Orthodox believers celebrate Easter at home

Millions of Orthodox Christians celebrated Easter this weekend. The coronavirus crisis also left its mark on these celebrations. Services were held in empty churches and the faithful stayed at home. Media in Greece, Romania and Russia draw their conclusions regarding this unusual Easter.

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Izvestia (RU) /

Praying at home is a service to others

The ban on visiting churches is strengthening the faith of believers, writes Alexander Volkov, an Orthodox priest and leader of a Moscow congregation, in Izvestia:

“I see how people are changing. At first they resisted the restrictions on going to church. Not being able to attend church on Easter or other holidays has been a real blow to them. But gradually they understood: by staying at home today you're doing a service to others. ... For most believers being able to go to church unhindered and whenever they wanted to was something they took for granted. Now they can no longer do this. However, for many there is both meaning and joy in refraining from attending church because they're doing it not just for themselves.”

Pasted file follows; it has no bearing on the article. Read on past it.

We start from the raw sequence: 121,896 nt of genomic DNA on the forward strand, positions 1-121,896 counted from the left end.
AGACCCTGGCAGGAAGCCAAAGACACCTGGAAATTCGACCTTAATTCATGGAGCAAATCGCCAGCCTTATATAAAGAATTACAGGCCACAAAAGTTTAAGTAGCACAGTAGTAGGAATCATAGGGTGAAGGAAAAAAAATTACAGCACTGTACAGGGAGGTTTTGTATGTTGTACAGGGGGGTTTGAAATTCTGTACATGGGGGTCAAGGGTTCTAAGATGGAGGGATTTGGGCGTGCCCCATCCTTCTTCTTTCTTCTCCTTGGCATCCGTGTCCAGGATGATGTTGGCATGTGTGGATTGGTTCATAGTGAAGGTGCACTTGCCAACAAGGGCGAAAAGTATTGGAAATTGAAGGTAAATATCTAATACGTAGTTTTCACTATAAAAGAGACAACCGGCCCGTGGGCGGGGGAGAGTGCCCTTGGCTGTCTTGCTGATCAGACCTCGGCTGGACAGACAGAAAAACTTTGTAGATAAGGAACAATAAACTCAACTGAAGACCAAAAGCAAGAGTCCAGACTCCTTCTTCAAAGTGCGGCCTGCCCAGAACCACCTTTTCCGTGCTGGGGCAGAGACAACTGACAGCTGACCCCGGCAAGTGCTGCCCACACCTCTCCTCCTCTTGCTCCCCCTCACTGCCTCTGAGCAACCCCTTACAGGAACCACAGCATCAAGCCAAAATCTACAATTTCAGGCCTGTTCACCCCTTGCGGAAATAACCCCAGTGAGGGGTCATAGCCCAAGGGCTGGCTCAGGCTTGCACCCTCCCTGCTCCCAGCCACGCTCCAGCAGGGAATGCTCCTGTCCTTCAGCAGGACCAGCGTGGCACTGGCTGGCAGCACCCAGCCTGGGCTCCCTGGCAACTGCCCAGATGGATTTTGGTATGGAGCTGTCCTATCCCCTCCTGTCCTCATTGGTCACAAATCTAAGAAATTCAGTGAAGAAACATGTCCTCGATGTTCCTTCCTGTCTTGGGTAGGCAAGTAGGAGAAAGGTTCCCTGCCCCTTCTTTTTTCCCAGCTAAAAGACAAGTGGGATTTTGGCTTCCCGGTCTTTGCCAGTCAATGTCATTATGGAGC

Cyprus Mail (CY) /

Religion without the drama

Spending Easter at home offers the opportunity to focus on the universal messages of Christianity, columnist Christos Panayiotides points out in the Cyprus Mail:

“It is an opportunity to silently focus on the religious messages of love, forgiveness, compassion, altruism, solidarity. It is an opportunity to quietly reject hypocrisy, revenge, selfishness, pettiness, resentment. Let's forget the theatrical, ritualistic elements of religion; let's ignore the selfish interests and motives of church officials. In our isolation, let's resurrect all those beautiful feelings that make certain human souls stand out from the crowd. Happy Easter!”

Contributors (RO) /

Easter celebrations expose social rifts

The emotionally charged debate about when and how to ease the lockdown has revealed deep rifts in Romanian society, theologian and former foreign minister Theoder Baconschi describes on Contributors.ro:

“The most obvious dividing line is that between Christians and atheists: here you can see the supporters of a politically correct, latently dictatorial 'progressivism' that would like nothing better than to banish the Church to the catacombs and religious practice to the strictly 'private' sphere. ... Influencers in their forties are letting their discriminatory visions run wild on social media: in their opinion Christians should be sent into quarantaine for good, along with the seniors. ... But the Christians are also divided. In order to prove their 'unswaying' faith some were even willing to flout the official curfews.”